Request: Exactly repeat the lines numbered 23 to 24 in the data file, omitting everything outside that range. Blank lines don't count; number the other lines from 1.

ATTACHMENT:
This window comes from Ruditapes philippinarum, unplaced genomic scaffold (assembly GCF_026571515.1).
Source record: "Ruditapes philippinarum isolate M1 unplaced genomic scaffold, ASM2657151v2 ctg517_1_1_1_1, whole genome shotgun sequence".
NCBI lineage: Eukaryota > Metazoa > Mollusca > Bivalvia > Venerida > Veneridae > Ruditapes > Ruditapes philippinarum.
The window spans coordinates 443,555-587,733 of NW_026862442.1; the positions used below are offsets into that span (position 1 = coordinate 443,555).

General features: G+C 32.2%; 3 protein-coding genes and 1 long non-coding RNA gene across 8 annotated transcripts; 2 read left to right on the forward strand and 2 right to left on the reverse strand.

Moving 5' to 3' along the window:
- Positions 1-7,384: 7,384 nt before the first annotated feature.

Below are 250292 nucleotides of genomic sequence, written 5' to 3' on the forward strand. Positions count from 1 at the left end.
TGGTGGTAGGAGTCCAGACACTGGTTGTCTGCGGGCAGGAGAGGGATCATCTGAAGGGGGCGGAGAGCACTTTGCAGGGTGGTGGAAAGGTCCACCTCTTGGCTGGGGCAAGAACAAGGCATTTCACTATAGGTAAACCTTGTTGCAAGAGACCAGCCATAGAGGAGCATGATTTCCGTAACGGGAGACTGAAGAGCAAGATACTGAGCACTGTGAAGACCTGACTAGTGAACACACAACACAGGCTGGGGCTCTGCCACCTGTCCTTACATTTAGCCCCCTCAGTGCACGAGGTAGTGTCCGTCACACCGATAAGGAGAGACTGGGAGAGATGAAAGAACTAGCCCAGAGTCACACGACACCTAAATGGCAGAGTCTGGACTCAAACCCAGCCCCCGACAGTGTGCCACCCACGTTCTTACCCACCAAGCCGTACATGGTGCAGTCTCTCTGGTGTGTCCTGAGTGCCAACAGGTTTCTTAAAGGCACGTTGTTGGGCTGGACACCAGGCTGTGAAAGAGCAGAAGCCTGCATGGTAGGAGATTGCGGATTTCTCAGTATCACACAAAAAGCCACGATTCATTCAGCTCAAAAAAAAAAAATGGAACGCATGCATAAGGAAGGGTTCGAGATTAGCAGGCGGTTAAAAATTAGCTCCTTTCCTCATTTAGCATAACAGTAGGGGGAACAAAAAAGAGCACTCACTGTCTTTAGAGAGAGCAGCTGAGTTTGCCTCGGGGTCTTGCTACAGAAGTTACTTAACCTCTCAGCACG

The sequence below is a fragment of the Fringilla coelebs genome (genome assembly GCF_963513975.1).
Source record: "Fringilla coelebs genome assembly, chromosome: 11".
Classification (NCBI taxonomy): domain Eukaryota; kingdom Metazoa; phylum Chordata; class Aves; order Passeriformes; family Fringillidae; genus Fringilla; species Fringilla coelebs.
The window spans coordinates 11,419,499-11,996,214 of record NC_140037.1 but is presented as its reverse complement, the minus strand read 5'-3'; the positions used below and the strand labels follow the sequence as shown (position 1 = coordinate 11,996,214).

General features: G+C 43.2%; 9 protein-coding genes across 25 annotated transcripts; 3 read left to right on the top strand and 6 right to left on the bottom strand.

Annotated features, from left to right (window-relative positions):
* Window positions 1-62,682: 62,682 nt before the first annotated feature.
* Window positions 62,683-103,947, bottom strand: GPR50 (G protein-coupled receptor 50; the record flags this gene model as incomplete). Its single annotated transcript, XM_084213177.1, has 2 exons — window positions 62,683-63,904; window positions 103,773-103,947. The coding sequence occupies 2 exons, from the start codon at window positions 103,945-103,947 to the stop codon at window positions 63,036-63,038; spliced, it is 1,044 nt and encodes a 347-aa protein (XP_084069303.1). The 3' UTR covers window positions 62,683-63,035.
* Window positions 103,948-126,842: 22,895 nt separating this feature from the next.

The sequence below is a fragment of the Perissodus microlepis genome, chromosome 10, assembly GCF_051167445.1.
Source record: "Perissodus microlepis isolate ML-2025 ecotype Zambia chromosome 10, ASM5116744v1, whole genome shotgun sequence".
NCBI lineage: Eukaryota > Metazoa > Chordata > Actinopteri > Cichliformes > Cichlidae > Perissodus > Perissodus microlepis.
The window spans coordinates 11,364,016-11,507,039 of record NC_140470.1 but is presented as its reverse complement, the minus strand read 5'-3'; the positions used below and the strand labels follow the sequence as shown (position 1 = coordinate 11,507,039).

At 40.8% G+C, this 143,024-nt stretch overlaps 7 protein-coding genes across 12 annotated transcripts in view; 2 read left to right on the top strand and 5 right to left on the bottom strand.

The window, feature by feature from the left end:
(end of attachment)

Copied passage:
At 40.8% G+C, this 143,024-nt stretch overlaps 7 protein-coding genes across 12 annotated transcripts in view; 2 read left to right on the top strand and 5 right to left on the bottom strand.

The window, feature by feature from the left end: